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Increasing Demand From AI Is Driving Malaysia To Become A Power House For Data Centres

Increasing Demand From AI Is Driving Malaysia To Become A Power House For Data Centres
As demand for cloud computing and artificial intelligence soars, Malaysia is becoming a data centre powerhouse in Southeast Asia and throughout the continent.
The nation has seen billion-dollar data centre investments over the last few years, notably from major IT companies like Microsoft, Nvidia, and Google.
According to James Murphy, the general director for APAC at DC Byte, a data centre intelligence business, a large portion of the investments have been made in Johor Bahru, a tiny city on the Singaporean border.
“It looks like in the space of a couple of years, [Johor Bahru] alone will overtake Singapore to become the largest market in Southeast Asia from a base of essentially zero just two years ago,” he said.
According to DC Byte's 2024 Global Data Centre Index, Johor Bahru is the Southeast Asian market with the quickest rate of growth.
According to the research, the city has 1.6 gigawatts of total data centre supply, including committed, under-construction, and early-stage planned facilities. A data center's capacity is commonly determined by how much power it uses.
The only countries in Asia that will beat Malaysia in terms of capacity if all projected capacity comes online are the bigger nations of Japan and India. In terms of live data centre capacity, Singapore and Japan had previously led the area.
A comprehensive breakdown of China's data centre capacity was not included in the ranking.
The established markets of Singapore, Japan, and Hong Kong have historically received the great bulk of investments made in data centre infrastructure and storage.
However, according to a research by global data centre supplier EdgeConneX, the epidemic accelerated the adoption of cloud computing and digital transformation worldwide, creating a boom in demand for cloud providers in developing nations like Malaysia and India.
"There will be a greater need for data centres due to increased demand for video streaming, data storage, and anything done online or on a phone," Murphy stated.
Specialised data centres are needed to store the massive volumes of data and processing power needed to develop and implement AI models, which is a result of the growing demand for AI services.
Murphy stated that emerging economies would also draw investments because of their advantageous features, even if many of these AI data centres will be constructed in developed nations like Japan.
AI data centres need large amounts of electricity, water, and space for cooling. Because land and energy are less expensive in rising markets like Malaysia than in smaller city-states like Hong Kong and Singapore, these resources are more advantageous.
Furthermore, enticing to investors are Malaysia's accommodating rules regarding data centres. In 2023, the government started the Green Lane Pathway project to expedite electricity permits, cutting the lead time for data centres to as little as 12 months.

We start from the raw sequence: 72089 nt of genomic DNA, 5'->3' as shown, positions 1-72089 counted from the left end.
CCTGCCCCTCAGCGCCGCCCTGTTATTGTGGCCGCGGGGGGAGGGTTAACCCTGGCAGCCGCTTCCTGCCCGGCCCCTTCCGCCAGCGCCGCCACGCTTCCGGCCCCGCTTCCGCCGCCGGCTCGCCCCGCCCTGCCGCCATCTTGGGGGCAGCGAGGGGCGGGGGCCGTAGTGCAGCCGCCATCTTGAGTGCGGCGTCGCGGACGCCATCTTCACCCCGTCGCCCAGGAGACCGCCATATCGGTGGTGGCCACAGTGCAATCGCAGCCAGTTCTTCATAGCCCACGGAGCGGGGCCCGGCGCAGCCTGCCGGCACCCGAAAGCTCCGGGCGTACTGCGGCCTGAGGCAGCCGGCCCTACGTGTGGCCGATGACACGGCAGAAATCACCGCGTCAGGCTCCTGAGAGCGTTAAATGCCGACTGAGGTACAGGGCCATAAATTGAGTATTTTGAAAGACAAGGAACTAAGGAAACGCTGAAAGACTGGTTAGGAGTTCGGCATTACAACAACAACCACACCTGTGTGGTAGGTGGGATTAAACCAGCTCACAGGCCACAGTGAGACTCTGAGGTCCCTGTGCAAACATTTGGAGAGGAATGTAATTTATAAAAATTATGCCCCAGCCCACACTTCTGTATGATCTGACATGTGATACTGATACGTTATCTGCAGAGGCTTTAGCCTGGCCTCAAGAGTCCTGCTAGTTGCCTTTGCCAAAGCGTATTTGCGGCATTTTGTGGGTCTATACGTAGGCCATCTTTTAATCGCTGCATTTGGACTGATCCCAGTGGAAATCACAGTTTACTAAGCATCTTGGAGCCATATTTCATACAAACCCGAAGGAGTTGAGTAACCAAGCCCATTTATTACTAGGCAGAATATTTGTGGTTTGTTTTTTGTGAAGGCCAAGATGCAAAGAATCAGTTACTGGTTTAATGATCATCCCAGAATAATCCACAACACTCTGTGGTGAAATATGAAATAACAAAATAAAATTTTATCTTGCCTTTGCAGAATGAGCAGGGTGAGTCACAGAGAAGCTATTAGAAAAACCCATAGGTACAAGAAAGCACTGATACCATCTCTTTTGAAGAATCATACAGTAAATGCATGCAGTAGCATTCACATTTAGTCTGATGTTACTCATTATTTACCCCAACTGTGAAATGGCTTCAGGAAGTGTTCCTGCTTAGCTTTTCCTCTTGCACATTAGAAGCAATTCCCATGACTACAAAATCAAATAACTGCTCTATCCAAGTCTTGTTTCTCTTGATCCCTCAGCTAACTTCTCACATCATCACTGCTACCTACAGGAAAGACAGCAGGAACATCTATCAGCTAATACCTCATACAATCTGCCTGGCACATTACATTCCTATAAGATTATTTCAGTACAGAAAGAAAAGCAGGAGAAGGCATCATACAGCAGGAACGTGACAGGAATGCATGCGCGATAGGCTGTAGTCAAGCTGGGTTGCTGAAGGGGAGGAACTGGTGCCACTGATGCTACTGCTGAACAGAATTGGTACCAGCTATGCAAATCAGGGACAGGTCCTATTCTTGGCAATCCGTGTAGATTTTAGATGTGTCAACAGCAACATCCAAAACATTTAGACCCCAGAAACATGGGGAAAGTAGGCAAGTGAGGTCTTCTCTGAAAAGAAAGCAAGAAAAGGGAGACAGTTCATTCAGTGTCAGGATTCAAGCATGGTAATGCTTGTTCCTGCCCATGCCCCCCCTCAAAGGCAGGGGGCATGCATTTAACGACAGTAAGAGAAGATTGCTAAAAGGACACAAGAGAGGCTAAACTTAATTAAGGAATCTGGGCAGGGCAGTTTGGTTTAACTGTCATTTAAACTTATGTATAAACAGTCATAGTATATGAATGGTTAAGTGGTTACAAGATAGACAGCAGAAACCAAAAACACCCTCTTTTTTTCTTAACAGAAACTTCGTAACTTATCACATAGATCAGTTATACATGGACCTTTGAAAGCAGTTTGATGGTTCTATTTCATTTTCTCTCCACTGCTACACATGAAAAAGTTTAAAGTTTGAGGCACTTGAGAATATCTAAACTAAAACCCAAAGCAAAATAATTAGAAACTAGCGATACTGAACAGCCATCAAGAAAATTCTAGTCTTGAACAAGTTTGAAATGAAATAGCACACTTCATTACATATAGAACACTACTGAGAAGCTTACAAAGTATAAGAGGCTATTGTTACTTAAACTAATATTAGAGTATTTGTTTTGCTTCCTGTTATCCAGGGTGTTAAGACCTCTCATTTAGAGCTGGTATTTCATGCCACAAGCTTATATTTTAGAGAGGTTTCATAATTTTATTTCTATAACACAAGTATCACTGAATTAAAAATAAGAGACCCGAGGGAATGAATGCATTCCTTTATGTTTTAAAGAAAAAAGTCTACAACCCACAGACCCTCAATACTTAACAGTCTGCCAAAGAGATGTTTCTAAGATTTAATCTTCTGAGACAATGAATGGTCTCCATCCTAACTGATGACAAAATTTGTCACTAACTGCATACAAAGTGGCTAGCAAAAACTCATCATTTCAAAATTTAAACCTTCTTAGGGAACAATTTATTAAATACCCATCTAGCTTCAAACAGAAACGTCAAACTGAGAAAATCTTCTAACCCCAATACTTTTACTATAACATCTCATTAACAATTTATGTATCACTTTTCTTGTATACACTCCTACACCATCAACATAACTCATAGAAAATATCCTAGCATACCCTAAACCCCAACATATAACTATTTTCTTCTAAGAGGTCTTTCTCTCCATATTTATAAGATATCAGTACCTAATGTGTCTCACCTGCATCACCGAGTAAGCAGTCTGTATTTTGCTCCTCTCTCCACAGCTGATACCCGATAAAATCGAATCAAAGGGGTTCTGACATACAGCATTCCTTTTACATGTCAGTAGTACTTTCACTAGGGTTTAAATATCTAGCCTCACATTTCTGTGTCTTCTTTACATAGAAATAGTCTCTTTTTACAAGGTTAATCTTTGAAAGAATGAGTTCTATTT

Nonetheless, legislation in Singapore across the border has been a significant motivator in recent years.
Although Singapore's corporate trust, talent pool, and fibre connection make it a desirable location for data centres, the government started limiting the increase of data centre capacity in 2019 because of the large amounts of energy and water they use.
As a result, throughout the years, a significant amount of projected capacity and investment has been moved from Singapore to the nearby Johor Bahru.
Recently, Singapore announced plans to increase the capacity of its data centres by 300 MW, provided that any projects fulfil criteria for renewable energy and environmentally friendly efficiency. Investments in these initiatives have come from Microsoft and Google.
However, Murphy of DC Byte noted that there are still many restrictions on the market since Singapore is too tiny to support large-scale green power generation.
Although the growth of data centres has boosted Malaysia's economy, there are also worries about the country's energy and water needs.
According to research conducted by Kenanga Investment Bank, by 2035, Malaysian data centres might require a maximum of 5 GW of power. Approximately 27 GW of installed electrical capacity are now present across Malaysia, shows data from the Malaysian electricity company Tenaga Nasional Berhad.
According to a recent story from The Straits Times, local officials are growing more worried about the amount of this electricity use.
Given the city's problems with its water and electricity supplies, Johor Bahru City Council Mayor Mohd Noorazam Osman allegedly stated that data centre projects should not jeopardise local resource demands.
A representative of the Johor Investment, Trade, and Consumer Affairs Committee informed ST that further requirements regarding the usage of green energy by data centres will be implemented by the state government in June.

Christopher J. Mitchell

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